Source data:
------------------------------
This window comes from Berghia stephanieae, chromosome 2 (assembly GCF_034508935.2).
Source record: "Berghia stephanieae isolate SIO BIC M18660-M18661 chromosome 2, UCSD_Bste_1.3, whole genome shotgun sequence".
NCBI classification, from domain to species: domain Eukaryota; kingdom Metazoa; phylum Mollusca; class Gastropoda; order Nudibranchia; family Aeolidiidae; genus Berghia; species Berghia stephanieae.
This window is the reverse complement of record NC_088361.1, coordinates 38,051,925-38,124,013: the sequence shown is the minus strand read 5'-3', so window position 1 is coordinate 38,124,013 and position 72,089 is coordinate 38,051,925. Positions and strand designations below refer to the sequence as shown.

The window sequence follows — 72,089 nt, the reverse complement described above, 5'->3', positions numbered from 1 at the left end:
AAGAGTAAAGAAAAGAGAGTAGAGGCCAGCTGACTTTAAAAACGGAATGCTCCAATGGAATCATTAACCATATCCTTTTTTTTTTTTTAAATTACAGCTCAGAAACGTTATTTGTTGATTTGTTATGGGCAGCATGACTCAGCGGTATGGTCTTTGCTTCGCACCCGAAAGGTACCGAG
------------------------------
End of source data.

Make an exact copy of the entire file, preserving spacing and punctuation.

This window comes from Berghia stephanieae, chromosome 2 (assembly GCF_034508935.2).
Source record: "Berghia stephanieae isolate SIO BIC M18660-M18661 chromosome 2, UCSD_Bste_1.3, whole genome shotgun sequence".
NCBI classification, from domain to species: domain Eukaryota; kingdom Metazoa; phylum Mollusca; class Gastropoda; order Nudibranchia; family Aeolidiidae; genus Berghia; species Berghia stephanieae.
This window is the reverse complement of record NC_088361.1, coordinates 38,051,925-38,124,013: the sequence shown is the minus strand read 5'-3', so window position 1 is coordinate 38,124,013 and position 72,089 is coordinate 38,051,925. Positions and strand designations below refer to the sequence as shown.

The window sequence follows — 72,089 nt, the reverse complement described above, 5'->3', positions numbered from 1 at the left end:
AAGAGTAAAGAAAAGAGAGTAGAGGCCAGCTGACTTTAAAAACGGAATGCTCCAATGGAATCATTAACCATATCCTTTTTTTTTTTTTAAATTACAGCTCAGAAACGTTATTTGTTGATTTGTTATGGGCAGCATGACTCAGCGGTATGGTCTTTGCTTCGCACCCGAAAGGTACCGAG